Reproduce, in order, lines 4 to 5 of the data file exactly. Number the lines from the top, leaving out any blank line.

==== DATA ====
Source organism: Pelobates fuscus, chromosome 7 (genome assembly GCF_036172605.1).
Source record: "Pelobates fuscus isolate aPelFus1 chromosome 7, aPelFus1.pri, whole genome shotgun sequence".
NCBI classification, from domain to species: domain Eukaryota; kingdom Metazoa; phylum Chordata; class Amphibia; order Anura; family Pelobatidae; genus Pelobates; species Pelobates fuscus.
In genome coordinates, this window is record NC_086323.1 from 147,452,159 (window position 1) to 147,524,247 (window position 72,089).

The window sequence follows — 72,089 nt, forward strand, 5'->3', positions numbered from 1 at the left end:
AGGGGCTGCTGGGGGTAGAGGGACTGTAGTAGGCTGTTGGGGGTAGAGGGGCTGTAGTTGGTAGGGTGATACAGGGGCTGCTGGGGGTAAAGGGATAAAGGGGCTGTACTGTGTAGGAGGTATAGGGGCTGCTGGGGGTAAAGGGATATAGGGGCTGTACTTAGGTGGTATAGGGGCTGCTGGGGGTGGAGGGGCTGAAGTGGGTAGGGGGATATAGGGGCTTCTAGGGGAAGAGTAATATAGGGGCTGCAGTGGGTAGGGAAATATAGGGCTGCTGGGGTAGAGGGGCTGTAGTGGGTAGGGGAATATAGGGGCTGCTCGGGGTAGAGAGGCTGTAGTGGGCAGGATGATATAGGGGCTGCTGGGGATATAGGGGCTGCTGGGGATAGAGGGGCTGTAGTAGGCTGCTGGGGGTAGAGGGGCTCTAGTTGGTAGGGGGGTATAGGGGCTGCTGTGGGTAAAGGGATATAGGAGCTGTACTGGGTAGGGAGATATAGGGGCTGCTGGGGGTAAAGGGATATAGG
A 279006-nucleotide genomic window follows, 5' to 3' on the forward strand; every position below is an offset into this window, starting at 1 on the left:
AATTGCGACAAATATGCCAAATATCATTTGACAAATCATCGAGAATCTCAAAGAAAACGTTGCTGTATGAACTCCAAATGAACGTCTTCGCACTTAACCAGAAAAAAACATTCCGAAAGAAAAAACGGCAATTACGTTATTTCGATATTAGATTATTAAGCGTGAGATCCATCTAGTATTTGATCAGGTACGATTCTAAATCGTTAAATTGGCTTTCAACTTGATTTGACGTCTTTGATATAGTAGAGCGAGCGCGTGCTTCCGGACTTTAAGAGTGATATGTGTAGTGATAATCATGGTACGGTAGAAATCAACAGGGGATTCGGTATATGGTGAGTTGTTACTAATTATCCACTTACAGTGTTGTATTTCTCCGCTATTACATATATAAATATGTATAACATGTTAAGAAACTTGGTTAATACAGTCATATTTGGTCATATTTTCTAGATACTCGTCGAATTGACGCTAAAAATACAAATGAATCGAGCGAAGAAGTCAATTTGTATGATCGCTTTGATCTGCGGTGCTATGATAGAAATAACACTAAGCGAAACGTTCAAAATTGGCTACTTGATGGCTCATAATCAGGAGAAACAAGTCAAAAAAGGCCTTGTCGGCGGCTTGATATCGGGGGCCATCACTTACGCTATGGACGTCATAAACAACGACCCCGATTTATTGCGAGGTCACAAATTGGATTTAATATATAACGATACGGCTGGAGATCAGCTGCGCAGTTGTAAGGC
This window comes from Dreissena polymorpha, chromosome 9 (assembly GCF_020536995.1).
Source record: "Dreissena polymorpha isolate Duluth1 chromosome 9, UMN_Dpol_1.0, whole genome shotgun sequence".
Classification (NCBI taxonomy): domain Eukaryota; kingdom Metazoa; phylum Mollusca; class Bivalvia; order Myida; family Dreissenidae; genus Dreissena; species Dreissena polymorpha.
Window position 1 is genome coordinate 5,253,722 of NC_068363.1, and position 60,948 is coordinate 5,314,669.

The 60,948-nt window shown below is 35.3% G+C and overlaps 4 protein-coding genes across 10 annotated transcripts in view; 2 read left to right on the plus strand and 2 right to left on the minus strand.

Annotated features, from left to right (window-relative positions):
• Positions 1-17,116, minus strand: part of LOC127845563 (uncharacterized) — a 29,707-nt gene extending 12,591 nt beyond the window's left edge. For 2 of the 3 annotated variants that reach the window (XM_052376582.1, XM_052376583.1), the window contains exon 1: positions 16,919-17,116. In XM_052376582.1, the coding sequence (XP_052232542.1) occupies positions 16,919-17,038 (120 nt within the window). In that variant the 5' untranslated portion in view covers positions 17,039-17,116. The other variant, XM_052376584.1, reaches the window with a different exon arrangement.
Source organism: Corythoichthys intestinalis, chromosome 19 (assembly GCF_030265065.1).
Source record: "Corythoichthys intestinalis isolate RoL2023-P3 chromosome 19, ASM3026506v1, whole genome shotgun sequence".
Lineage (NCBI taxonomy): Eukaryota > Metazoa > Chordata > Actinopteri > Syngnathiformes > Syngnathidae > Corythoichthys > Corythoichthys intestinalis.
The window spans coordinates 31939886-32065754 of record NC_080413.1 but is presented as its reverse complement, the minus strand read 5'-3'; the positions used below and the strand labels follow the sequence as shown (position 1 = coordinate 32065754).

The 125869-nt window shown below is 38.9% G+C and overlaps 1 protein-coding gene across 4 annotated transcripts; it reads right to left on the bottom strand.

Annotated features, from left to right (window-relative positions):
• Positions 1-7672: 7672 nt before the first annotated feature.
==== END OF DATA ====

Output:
In genome coordinates, this window is record NC_086323.1 from 147,452,159 (window position 1) to 147,524,247 (window position 72,089).

The window sequence follows — 72,089 nt, forward strand, 5'->3', positions numbered from 1 at the left end: